2.2 was the old NTSC encoding standard. Although it was also widely adopted by the PC industry, IMHO, it was never intended as a standard for displays in the video industry (because that would have resulted in an end-to-end gamma close to 1.0 or "unity"). Research like this study also suggests to me that typical CRT display gamma in the days of NTSC was probably also pretty close to the 2.40 value recommended in Rec. 1886.
Edited by ADU - 7/6/12 at 8:28pm
post #9 of 63
Quote:
Originally Posted by ADU View Post

I posted a poll here back in Sept. 2009 (before Rec. 1886 was finalized) asking folks with experience in BD/DVD authoring what display/decoding gamma was typically used by the industry for mastering...

...Unfortunately, the poll now seems to be broken due to the AVS update...


 

I did some digging in my old notes and fwiw these were the poll results as of 5/17/11 (poll was originally posted 9/24/09)...

Poll Question: What decoding gamma does the R1 film/TV industry typically use for BD/DVD mastering?

Total Voters: 38

62252


 

Choices: Votes: Percentage:
2.20 8 21.05%
2.22 5 13.16%
2.30 1 2.63%
2.35 3 7.89%
2.20 to 2.50 (2.35 average) 16 42.11%
2.40 3 7.89%
2.20 to 2.60 (2.40 average) 1 2.63%
2.45 0 0%
2.50 1 2.63%
2.60 0 0%


Poll discussion thread.
 

 

 

POLL3.PNG 11k .PNG file
Edited by ADU - 7/7/12 at 4:24pm
post #10 of 63
Did anyone here watch Night Train to Lisbon ?

Well after lots of 3dluts created using power law 2.2 black poin compensation and bt1886, my personal opinion is that almost all movies has something "wrong" when watched on a display calibrated with BT1886 gamma on a limited contrast display (say below 2.000:1, and I know many experts will disagree!). Shadows are fully intelligible but they appear to me too raised, and in some very dark scenes shadows are so high to the point that there's no coherence with the amount of light on the set. A good example is the light of candles in relation with the shadows projected.

But.......finally I found a movie, recently shoot, that definitely appears correct only with BT1886 . It's the only movie that gives me this impression with no doubt at all. Now since it's very recent, I'm wondering if the reason of my impression is that the movie has been actually graded according to BT1886.

I know that director of photography could have wanted to give a certain look, but I picked up scenes, that watched at gamma 2.2, let disappear completely a person in the dark in the foreground, hard to sustain that it's an artistic choice.... while if watched with 1886...perfect!!!!

I invite everyone who actively participated in the others bt1886 discussions, to watch this movie......with both bt1886 and 2.2 gamma power law.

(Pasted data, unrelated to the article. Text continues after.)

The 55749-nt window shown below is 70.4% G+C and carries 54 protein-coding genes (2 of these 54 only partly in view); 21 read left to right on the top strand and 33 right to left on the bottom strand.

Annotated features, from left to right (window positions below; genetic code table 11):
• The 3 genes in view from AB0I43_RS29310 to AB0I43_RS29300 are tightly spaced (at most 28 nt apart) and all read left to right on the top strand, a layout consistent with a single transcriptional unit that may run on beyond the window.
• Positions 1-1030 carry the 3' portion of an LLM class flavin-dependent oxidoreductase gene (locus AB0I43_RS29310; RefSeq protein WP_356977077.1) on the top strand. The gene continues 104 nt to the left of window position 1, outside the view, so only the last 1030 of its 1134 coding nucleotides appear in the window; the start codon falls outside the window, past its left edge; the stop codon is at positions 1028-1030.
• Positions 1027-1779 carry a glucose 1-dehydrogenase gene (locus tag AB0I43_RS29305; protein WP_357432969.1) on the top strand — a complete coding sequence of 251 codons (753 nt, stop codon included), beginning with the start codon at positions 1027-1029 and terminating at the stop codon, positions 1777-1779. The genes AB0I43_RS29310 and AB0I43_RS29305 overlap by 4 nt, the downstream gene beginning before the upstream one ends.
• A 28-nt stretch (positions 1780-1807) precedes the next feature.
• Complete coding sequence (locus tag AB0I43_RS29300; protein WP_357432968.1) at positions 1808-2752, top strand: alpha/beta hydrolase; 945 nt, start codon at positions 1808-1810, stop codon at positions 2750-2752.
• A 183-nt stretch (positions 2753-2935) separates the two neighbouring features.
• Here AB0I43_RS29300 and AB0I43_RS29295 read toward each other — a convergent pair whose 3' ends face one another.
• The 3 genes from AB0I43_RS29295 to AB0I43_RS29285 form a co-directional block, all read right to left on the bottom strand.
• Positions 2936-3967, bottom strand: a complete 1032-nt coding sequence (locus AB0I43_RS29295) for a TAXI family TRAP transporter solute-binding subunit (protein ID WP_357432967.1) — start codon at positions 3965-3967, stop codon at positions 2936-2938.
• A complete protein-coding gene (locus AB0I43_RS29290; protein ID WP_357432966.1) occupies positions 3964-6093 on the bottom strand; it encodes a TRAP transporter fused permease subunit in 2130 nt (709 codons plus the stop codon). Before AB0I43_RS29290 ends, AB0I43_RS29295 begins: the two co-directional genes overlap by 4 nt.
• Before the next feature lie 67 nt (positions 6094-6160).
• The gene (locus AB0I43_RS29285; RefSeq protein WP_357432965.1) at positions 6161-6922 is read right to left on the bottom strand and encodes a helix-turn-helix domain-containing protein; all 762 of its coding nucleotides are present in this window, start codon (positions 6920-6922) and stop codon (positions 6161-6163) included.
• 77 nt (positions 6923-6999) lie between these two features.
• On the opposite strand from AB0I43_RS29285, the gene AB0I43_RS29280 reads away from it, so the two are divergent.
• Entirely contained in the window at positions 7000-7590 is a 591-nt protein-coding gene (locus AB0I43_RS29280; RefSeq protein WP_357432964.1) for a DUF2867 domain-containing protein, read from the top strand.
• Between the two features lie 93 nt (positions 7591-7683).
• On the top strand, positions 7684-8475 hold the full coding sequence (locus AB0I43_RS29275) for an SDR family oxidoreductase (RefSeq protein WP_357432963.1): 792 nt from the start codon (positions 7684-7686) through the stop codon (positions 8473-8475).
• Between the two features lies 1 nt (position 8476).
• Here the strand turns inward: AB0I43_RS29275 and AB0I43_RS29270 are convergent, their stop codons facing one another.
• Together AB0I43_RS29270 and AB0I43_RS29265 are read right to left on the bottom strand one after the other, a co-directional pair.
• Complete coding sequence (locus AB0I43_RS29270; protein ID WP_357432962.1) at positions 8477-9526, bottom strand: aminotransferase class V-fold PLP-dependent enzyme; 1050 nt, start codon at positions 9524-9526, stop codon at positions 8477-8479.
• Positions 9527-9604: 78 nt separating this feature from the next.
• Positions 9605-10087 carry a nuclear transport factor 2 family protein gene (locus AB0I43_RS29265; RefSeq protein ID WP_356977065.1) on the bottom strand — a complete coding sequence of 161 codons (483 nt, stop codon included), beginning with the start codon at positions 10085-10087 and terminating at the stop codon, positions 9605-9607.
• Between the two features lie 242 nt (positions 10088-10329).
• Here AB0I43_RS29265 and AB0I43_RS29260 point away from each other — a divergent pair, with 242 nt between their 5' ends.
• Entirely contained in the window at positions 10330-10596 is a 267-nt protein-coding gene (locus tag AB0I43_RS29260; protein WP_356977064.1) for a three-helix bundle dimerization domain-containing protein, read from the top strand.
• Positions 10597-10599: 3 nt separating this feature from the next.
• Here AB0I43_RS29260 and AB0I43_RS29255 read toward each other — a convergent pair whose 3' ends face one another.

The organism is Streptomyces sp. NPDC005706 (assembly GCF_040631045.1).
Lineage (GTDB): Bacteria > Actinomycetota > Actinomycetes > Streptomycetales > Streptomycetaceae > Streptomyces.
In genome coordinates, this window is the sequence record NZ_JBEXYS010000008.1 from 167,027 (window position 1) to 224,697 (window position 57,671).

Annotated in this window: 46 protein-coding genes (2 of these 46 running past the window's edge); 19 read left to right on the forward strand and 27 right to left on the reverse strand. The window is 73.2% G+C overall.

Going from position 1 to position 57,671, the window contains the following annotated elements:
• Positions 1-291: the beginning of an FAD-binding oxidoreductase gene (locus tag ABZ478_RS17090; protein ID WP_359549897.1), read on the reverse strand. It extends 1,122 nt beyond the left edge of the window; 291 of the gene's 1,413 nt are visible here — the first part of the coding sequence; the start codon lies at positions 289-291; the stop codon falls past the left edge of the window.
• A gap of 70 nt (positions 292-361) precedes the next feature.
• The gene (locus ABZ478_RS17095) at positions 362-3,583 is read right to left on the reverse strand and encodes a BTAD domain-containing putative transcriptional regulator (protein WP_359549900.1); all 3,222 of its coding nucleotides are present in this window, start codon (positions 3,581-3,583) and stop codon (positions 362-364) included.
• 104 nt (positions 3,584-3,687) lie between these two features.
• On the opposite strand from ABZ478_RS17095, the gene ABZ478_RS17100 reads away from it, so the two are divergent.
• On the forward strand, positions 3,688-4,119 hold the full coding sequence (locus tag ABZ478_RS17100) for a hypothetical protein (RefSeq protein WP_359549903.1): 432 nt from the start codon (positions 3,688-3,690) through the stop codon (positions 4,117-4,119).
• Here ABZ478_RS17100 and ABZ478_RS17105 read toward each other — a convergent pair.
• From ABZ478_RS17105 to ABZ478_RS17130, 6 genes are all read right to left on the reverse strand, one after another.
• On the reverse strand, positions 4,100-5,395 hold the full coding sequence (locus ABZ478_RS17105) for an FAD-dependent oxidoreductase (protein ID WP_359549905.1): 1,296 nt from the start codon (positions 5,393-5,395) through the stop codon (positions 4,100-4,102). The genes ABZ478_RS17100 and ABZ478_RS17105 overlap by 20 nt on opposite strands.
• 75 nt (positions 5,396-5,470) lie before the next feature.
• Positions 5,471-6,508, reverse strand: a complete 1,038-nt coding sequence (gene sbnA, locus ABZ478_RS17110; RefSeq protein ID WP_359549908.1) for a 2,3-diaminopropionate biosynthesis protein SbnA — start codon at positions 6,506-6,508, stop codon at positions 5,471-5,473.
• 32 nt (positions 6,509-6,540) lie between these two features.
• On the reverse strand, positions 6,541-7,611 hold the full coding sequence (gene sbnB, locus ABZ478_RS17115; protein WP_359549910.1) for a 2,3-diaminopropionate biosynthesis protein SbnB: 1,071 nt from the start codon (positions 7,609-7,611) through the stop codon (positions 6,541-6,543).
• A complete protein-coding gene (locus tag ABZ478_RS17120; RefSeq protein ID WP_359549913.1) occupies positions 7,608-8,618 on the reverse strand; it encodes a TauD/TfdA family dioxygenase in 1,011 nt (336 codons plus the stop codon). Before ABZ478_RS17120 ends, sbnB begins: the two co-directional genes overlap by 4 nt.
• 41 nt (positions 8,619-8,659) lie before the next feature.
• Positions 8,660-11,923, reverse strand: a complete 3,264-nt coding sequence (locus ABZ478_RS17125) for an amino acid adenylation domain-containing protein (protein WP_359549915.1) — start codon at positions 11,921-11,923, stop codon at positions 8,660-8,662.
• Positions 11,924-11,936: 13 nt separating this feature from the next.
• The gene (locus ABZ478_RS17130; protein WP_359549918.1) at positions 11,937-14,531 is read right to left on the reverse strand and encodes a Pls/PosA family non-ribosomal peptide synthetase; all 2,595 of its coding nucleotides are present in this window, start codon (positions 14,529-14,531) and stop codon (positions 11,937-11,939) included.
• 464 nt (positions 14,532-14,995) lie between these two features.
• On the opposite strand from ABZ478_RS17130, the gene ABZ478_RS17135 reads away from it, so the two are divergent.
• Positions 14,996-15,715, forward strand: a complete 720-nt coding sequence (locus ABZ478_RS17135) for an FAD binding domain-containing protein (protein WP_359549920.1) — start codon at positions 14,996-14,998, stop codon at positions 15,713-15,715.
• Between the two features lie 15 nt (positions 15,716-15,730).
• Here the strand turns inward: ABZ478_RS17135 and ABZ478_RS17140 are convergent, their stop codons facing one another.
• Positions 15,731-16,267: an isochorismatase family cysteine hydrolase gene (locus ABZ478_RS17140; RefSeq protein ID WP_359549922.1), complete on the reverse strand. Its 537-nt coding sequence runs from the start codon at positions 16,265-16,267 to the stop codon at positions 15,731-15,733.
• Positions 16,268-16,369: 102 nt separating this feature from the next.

Edited by Kukulcan - 2/6/14 at 9:26am
post #11 of 63
Quote:
Originally Posted by HDTVChallenged View Post

In addition to smackrabbit's points, there does seem to be some benefit to using BT1886 on displays (cough LCD's cough) that have stupendously bad black levels (compared to CRT tech) even given the obvious risk of getting a double dose of "shadow detail boost."

this.
post #12 of 63
While this is an old thread, reading some of the earlier replies. I don't quite understand something. Some say BT.1886 is to help displays with poor black levels. Then that is just going to make them even cloudier... no?

Kukulcan, have you seen Man of Steel? I've found flat line gamma 2.2 with black compensation crushing blacks in that film. Superman's hair is solid black in just about every scene. More so with bright whites glaring through. Can't see any highlights on any partial black sheen. With BT.1886 you can pick up the faint highlights even though it's still very deep. Tron Legacy is another when it comes to the females black hair. 2.2 is so dark you can just barely see the strands.

From so many threads, forums, so many people have such different tastes in black levels. Plus I keep reading so many say 2.2 is foggy while others say 2.3 and higher is great. They must be used to crushed blacks?...

I've read here that even some people with high end plasma's has said 2.2 is extremely dark.

I haven't seen a film yet where I've found BT.1886 cloudy or crushed with average gamma 2.26.

The only oddity I have found with BT.1886 is with such old films like Batman 89 with the Batwing scenes and the matt paintings. It shows up like a child holding a toy in front of a TV even though it's not cloudy. Like the 60s/70s look where the camera is in front of the windscreen with the fake action taking place around the windows.

Though, I'm amazed how good Predator looks with BT.1886. Very rich dark detail in some of the dense jungle scenes while sitting talking/hiding and bunched up.
post #13 of 63
Quote:
Originally Posted by xvfx View Post

While this is an old thread, reading some of the earlier replies. I don't quite understand something. Some say BT.1886 is to help displays with poor black levels. Then that is just going to make them even cloudier... no?

Read through my post here. It explains how this all works:


p.s. didn't even realize how old this thread was until you mentioned it!
post #14 of 63
Oh yes, I picked this old thread up, already too many discussions about 1886...

No xfvx, I haven't seen Man of Steel... But you may be referring something similar to my impressions about train to Lisbon....

Thanks spacediver for your insights, but pls note that I'm saying something a little different...

I mean.... I found a movie that has turned upside down my impression about bt1886, and I suppose that the reason could be the adoption of bt1886 recommendation by who graded the movie.
That movie simply appears perfect with bt1886 and clipped/hyper contrasty with power law; no other movie I saw gave me the same impression
post #15 of 63